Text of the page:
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AP Fact Check examines President Obama's and Republican Mitt Romney's statements on Iraq and Syria in the third and final ...
presidential debate. (Oct. 23)
Grab video code:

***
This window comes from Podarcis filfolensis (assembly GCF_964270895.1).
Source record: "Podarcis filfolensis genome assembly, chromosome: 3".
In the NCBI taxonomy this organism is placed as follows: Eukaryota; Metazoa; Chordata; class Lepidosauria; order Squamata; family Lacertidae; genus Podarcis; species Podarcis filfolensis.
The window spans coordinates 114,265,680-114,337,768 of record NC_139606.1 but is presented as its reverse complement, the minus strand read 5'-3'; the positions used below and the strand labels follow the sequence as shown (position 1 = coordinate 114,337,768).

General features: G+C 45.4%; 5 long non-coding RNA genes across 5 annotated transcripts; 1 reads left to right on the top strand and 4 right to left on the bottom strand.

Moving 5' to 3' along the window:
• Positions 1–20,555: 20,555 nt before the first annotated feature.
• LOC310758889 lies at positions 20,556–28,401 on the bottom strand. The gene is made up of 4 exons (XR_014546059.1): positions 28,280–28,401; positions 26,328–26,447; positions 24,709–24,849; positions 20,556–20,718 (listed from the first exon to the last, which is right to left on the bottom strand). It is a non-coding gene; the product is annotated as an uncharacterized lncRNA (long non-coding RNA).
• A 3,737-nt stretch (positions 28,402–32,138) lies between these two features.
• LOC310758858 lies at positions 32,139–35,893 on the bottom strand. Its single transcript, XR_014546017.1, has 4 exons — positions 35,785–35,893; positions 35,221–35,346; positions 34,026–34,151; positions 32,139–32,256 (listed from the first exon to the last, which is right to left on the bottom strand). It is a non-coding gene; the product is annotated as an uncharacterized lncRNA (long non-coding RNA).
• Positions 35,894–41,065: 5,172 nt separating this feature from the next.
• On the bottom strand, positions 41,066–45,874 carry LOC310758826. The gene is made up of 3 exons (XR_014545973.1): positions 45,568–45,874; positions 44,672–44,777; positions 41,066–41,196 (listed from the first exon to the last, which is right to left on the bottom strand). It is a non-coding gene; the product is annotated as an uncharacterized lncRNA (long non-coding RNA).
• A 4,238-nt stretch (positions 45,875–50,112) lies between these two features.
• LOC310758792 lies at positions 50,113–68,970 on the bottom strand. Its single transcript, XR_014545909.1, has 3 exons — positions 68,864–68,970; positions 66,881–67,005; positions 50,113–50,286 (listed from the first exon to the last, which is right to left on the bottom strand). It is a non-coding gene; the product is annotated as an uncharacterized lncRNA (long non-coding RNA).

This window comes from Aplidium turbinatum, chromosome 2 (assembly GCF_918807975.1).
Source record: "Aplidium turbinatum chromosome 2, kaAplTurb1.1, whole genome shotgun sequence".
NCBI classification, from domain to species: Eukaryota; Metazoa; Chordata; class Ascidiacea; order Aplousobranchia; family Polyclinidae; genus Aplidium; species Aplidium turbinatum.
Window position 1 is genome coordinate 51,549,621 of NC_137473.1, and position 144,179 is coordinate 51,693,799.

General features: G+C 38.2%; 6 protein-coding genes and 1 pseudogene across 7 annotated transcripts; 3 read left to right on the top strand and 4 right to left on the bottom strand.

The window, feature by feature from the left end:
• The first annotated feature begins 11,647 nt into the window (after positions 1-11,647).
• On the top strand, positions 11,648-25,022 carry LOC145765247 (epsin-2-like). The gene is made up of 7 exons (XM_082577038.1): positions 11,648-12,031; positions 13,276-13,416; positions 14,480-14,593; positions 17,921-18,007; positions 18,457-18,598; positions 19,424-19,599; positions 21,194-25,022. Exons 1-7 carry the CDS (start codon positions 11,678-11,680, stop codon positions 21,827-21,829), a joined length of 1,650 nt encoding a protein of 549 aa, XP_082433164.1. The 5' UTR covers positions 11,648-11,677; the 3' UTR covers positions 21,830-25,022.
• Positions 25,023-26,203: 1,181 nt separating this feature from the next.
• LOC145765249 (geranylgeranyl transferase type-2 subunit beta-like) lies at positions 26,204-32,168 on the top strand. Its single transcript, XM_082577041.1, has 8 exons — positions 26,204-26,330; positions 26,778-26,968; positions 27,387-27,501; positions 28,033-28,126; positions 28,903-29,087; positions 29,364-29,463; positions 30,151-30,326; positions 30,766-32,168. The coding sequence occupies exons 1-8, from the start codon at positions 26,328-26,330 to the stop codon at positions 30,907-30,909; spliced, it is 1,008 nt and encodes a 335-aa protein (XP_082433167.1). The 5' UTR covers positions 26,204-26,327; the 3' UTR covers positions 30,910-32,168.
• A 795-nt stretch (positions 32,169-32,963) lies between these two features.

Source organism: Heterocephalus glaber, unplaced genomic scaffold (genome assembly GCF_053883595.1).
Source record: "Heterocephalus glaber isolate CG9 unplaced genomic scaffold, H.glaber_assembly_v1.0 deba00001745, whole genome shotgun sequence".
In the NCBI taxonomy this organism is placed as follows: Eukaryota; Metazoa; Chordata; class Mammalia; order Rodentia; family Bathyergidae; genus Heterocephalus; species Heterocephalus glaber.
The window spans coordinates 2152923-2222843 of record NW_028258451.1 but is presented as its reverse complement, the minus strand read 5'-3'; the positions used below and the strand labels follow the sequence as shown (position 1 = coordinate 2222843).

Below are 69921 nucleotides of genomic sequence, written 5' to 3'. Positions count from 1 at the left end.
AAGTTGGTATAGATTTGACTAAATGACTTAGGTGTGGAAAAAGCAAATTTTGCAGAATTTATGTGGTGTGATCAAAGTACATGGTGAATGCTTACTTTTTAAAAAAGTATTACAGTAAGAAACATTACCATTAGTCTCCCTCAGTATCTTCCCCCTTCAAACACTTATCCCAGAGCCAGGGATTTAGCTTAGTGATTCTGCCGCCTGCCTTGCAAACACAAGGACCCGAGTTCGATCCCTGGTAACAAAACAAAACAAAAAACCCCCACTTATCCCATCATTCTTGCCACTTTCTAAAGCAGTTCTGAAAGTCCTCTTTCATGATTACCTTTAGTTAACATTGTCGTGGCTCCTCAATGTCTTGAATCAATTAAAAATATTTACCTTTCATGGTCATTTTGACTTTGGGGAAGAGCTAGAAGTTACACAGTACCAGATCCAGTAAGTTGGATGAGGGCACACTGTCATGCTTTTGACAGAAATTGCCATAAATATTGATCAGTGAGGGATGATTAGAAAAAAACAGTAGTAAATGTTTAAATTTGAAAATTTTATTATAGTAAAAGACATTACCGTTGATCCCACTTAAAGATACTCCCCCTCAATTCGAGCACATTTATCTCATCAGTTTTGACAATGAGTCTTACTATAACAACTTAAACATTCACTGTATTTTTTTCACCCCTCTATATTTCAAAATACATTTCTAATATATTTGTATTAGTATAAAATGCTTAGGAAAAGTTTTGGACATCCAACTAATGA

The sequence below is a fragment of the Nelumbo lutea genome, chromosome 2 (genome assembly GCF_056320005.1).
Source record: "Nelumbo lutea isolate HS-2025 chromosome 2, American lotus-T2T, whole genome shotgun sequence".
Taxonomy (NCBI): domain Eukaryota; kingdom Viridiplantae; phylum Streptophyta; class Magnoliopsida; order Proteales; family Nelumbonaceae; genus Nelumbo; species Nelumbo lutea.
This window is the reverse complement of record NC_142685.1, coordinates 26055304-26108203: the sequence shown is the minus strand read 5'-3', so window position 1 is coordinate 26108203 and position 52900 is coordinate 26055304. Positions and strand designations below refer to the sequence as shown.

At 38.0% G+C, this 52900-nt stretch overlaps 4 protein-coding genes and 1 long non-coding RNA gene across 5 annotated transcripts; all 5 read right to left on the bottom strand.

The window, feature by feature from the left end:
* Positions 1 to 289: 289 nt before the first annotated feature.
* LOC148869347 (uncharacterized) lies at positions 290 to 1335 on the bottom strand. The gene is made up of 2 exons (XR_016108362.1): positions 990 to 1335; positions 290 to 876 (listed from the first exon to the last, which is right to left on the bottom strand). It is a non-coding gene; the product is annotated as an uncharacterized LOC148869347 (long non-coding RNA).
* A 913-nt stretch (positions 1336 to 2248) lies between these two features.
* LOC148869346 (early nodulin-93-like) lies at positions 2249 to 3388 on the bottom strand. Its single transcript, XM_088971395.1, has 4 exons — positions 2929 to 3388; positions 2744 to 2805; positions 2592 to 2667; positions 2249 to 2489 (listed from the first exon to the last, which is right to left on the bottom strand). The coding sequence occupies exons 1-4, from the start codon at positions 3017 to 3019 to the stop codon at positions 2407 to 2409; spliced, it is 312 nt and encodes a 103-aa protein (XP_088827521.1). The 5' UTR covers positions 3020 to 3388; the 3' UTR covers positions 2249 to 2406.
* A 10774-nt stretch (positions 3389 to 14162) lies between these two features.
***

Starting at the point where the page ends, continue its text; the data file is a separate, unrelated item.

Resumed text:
SHOTLIST:US POOL - Cleared for Domestic UseBoca Raton, Florida - October 22, 20121. US PRESIDENT BARACK OBAMAYou say that you're not interested in duplicating what happened in Iraq. But just a few weeks ago, you said you think we should have more troops in Iraq right now.2. MITT ROMNEY/(R) PRESIDENTIAL NOMINEEWith regards to Iraq, you and I agreed I believe that there should be a status of forces agreement. (CROSSTALK) ROMNEY: Oh you didn't? You didn't want a status of... OBAMA: What I would not have had done was left 10,000 troops in Iraq that would tie us down. And that certainly would not help us in the Middle East. ROMNEY: I'm sorry, you actually -- there was a -- there was an effort on the part of the president to have a status of forces agreement, and I concurred in that, and said that we should have some number of troops that stayed on. That was something I concurred with... (CROSSTALK) OBAMA: Governor... (CROSSTALK) ROMNEY: ...that your posture. That was my posture as well. You thought it should have been 5,000 troops... (CROSSTALK) OBAMA: Governor? ROMNEY: ... I thought there should have been more troops, but you know what? The answer was we got... (CROSSTALK) ROMNEY: ... no troops through whatsoever.3. SOUNDBITE: ROBERT BURNS, ASSOCIATED PRESS NATIONAL SECURITY CORRESPONDENT.WASHINGTON/OCT. 22SOURCE: ASSOCIATED PRESSAP CLIENTS ONLYMitt Romney insisted that President Obama favored keeping some number of troops in Iraq beyond the 2011 withdrawal date, which actually was true and Obama attempted to say that he never favored keeping more troops there because that would have distracted from what else he wanted to accomplish in the Middle East. Actually the administration tried to negotiate a deal with the Iraqis to keep several thousand US troops there and it fell through because of disagreement about legal immunity for the troops.4. SOUNDBITE: MITT ROMNEY/(R) PRESIDENTIAL NOMINEEWell, let's step back and talk about what's happening in Syria and how important it is. First of all, 30,000 people being killed by their government is a humanitarian disaster. Secondly, Syria is an opportunity for us because Syria plays an important role in the Middle East, particularly right now.Syria is Iran's only ally in the Arab world, it's their route to the sea, it's the route for them their route to arm Hezbollah which threatens our ally, Israel, and so seeing Syria remove Assad is a very high priority for us, number two seeing a replacement government being responsible people is critical for us.5. SOUNDBITE: ROBERT BURNS, ASSOCIATED PRESS NATIONAL SECURITY CORRESPONDENT.Neither candidate really gave the whole picture of what the whole US role in Syria is, actually. Mitt Romney asserted that President Obama had not asserted US leadership in Syria, and he was right in saying that the US has failed so far to win US support for international action in Syria. But on the other hand he did not mention that the US has actually organized humanitarian aid for the opposition groups and others in Syria.6.SOUNDBITE: US PRESIDENT BARACK OBAMAWhat we've done is organize the international community, saying Assad has to go. We've mobilized sanctions against that government. We have made sure that they are isolated. We have provided humanitarian assistance and we are helping the opposition organize, and we're particularly interested in making sure that we're mobilizing the moderate forces inside of Syria.7. SOUNDBITE: ROBERT BURNS, ASSOCIATED PRESS NATIONAL SECURITY CORRESPONDENT.President Obama was correct in saying that the US has made a lot of progress in recent months in trying to organize political opposition and then providing humanitarian aid.STORYLINE: BOCA RATON, Fla. (AP) _ President Barack Obama sharply challenged Mitt Romney on foreign policy in their final campaign debate Monday night, accusing him of "wrong and reckless leadership that is all over the map." The Republican coolly responded, "Attacking me is not an agenda" for dealing with a dangerous world. With just 15 days remaining in an impossibly close race for the White House, Romney took the offensive, too. When Obama said the U.S. and its allies have imposed crippling sanctions on Iran to halt nuclear weapons development, the Republican challenger responded that the U.S. should have done more. He declared repeatedly, "We're four years closer to a nuclear Iran." Though their third and last face-to-face debate was focused on foreign affairs, both men reprised their campaign-long disagreements over the U.S. economy _ the top issue by far in opinion polls _ as well as energy, education and other domestic issues. The two men did find accord on more than one occasion when it came to foreign policy. Each stressed unequivocal support for Israel when asked about a U.S. response if the Jewish state were attacked by Iran. "If Israel is attacked, we have their back," said Romney _ moments after Obama vowed, "I will stand with Israel if Israel is attacked." Both also said they oppose direct U.S. military involvement in the efforts to topple Syrian President Bashir Assad. The debate produced none of the finger-pointing and little of the interrupting that marked the presidential rivals' debate last week, when Obama needed a comeback after a listless performance in their first meeting on Oct. 3. The final debate behind them, both men are embarking on a home-stretch whirlwind of campaigning. The president is slated to speak in six states during a two-day trip that begins Wednesday and includes a night aboard Air force One as it flies from Las Vegas to Tampa. Romney intends to visit two or three states a day. Already four million ballots have been cast in early voting in more than two dozen states. Obama appears on course to win states and the District of Columbia that account for 237 of the 270 electoral votes needed for victory. The same is true for Romney in states with 191 electoral votes. The battlegrounds account for the remaining 110 electoral votes: Florida (29), North Carolina (15), Virginia (13), New Hampshire (4), Iowa (6), Colorado (9), Nevada (6), Ohio (18) and Wisconsin (10). On Monday night, Obama said more than once that Romney had been "all over the map" with his positions. And not necessarily putting new distance between the two men. In fact, Romney offered rare praise for the administration's war efforts in Afghanistan. The former Massachusetts governor said the 2010 surge of 33,000 U.S. troops was a success and asserted that efforts to train Afghan security forces are on track to enable the U.S. and its allies to put the Afghans fully in charge of security by the end of 2014. He said that U.S. forces should complete their withdrawal on that schedule; previously he has criticized the setting of a specific withdrawal date. When it came to Iran, Romney stressed that war is a last option to prevent Tehran from developing a nuclear weapon, softening the hawkish tone that had been a hallmark of his campaign. And Romney barely addressed the simmering dispute over the administration's handling of the attack on the U.S. Consulate in Benghazi, Libya, that killed the U.S. ambassador and three other Americans. But the debate was hardly all sweetness and light. On the Middle East, Romney said that despite early hopes, the ouster of despotic regimes in Egypt, Libya and elsewhere over the past year has resulted in a "rising tide of chaos." He said the president has failed to come up with a coherent policy to grapple with change sweeping the region, and he added ominously that an al-Qaida-like group has taken over northern Mali. Anticipating one of Obama's most frequent campaign assertions, Romney said of the man seated nearby, "I congratulate him on taking out Osama bin Laden and taking on the leadership of al-Qaida. But we can't kill our way out of this mess. ... We must have a comprehensive and robust strategy." More than a half hour later, Obama returned to the subject, saying that Romney had once said it wasn't worth moving heaven and earth to catch one man, a reference to the mastermind behind the 9/11 terror attacks. "You said we should ask Pakistan for permission," Obama said. "And if we had asked Pakistan permission, we would not have gotten him. And it was worth moving heaven and earth to get him." The president said he had ended the war in Iraq, was on a path to end the U.S. combat role in Afghanistan and has vowed to bring justice to the Benghazi attackers. He also jabbed at Romney's having said during the campaign that Russia is the United States' No. 1 geopolitical foe. "Governor, when it comes to our foreign policy you seem to want the policies of the 1980s, just like you want to import the social policies of the 1950s and the economic policies in the 1920s," Obama said. Obama took a mocking tone after Romney, criticizing the administration's Pentagon budget, said disapprovingly the U.S. Navy has fewer ships than at any time since the end of World War I. "I think Governor Romney maybe hasn't spent enough time looking at how our military works. You mentioned the Navy, for example, that we have fewer ships than we did in 1916. Well, Governor, we also have fewer horses and bayonets because the nature of our military has changed. We have these things called aircraft carriers where planes land on them." The televised debate brought no cessation to other campaigning. Obama's campaign launched a television ad in Florida that said the president ended the war in Iraq and has a plan to do the same in Afghanistan, accusing Romney of opposing him on both. It was not clear how often the ad would air, given the fall's overall focus on the economy. Vice President Joe Biden, campaigning in Canton, Ohio, emphasized differences between the two candidates on the war in Afghanistan. "We will leave Afghanistan in 2014, period. They say it depends," he said. "Ladies and gentlemen, like everything with them, it depends. It depends on what day you find these guys." Romney's running mate, Wisconsin Rep. Paul Ryan, was in Colorado. "We are in the midst of deciding the kind of country we're going to be, the kind of people we're going to be, for a generation," he said. Whatever the outcome of the final face-to-face confrontation, the debates have left an imprint on the race. Romney was widely judged the winner of the first debate over a listless president on Oct. 3, and he has risen in polls in the days since. Obama was much more energetic in the second. Monday night marked the third time in less than a week that the president and his challenger shared a stage, following the feisty 90-minute town-hall-style meeting last Tuesday on Long Island and a white-tie charity dinner two night later where gracious compliments flowed and barbs dipped in humor flew. (****END****)